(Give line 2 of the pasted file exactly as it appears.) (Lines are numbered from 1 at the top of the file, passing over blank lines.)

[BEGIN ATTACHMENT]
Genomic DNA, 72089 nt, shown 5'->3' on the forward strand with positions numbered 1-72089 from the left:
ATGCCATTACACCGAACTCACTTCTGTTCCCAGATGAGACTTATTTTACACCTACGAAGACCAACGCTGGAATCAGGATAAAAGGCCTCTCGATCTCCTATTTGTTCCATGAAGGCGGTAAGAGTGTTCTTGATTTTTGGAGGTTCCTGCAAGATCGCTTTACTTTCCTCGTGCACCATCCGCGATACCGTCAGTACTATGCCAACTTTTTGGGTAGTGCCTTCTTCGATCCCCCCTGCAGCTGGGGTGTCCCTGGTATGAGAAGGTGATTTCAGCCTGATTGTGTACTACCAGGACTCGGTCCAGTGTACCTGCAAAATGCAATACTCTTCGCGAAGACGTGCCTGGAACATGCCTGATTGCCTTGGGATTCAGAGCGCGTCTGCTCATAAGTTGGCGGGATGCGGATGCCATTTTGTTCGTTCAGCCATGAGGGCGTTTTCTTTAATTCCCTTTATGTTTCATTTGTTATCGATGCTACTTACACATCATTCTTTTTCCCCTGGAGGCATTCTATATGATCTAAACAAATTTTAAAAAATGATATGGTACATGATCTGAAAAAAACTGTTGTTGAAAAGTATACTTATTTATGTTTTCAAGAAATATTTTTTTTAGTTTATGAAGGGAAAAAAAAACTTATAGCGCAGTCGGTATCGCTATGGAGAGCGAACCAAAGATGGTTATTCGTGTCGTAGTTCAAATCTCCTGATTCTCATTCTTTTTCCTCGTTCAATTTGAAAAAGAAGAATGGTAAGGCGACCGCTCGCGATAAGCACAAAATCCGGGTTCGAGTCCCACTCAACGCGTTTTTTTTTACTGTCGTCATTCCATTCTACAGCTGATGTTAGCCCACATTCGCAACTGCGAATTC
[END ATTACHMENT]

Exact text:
ATGCCATTACACCGAACTCACTTCTGTTCCCAGATGAGACTTATTTTACACCTACGAAGACCAACGCTGGAATCAGGATAAAAGGCCTCTCGATCTCCTATTTGTTCCATGAAGGCGGTAAGAGTGTTCTTGATTTTTGGAGGTTCCTGCAAGATCGCTTTACTTTCCTCGTGCACCATCCGCGATACCGTCAGTACTATGCCAACTTTTTGGGTAGTGCCTTCTTCGATCCCCCCTGCAGCTGGGGTGTCCCTGGTATGAGAAGGTGATTTCAGCCTGATTGTGTACTACCAGGACTCGGTCCAGTGTACCTGCAAAATGCAATACTCTTCGCGAAGACGTGCCTGGAACATGCCTGATTGCCTTGGGATTCAGAGCGCGTCTGCTCATAAGTTGGCGGGATGCGGATGCCATTTTGTTCGTTCAGCCATGAGGGCGTTTTCTTTAATTCCCTTTATGTTTCATTTGTTATCGATGCTACTTACACATCATTCTTTTTCCCCTGGAGGCATTCTATATGATCTAAACAAATTTTAAAAAATGATATGGTACATGATCTGAAAAAAACTGTTGTTGAAAAGTATACTTATTTATGTTTTCAAGAAATATTTTTTTTAGTTTATGAAGGGAAAAAAAAACTTATAGCGCAGTCGGTATCGCTATGGAGAGCGAACCAAAGATGGTTATTCGTGTCGTAGTTCAAATCTCCTGATTCTCATTCTTTTTCCTCGTTCAATTTGAAAAAGAAGAATGGTAAGGCGACCGCTCGCGATAAGCACAAAATCCGGGTTCGAGTCCCACTCAACGCGTTTTTTTTTACTGTCGTCATTCCATTCTACAGCTGATGTTAGCCCACATTCGCAACTGCGAATTC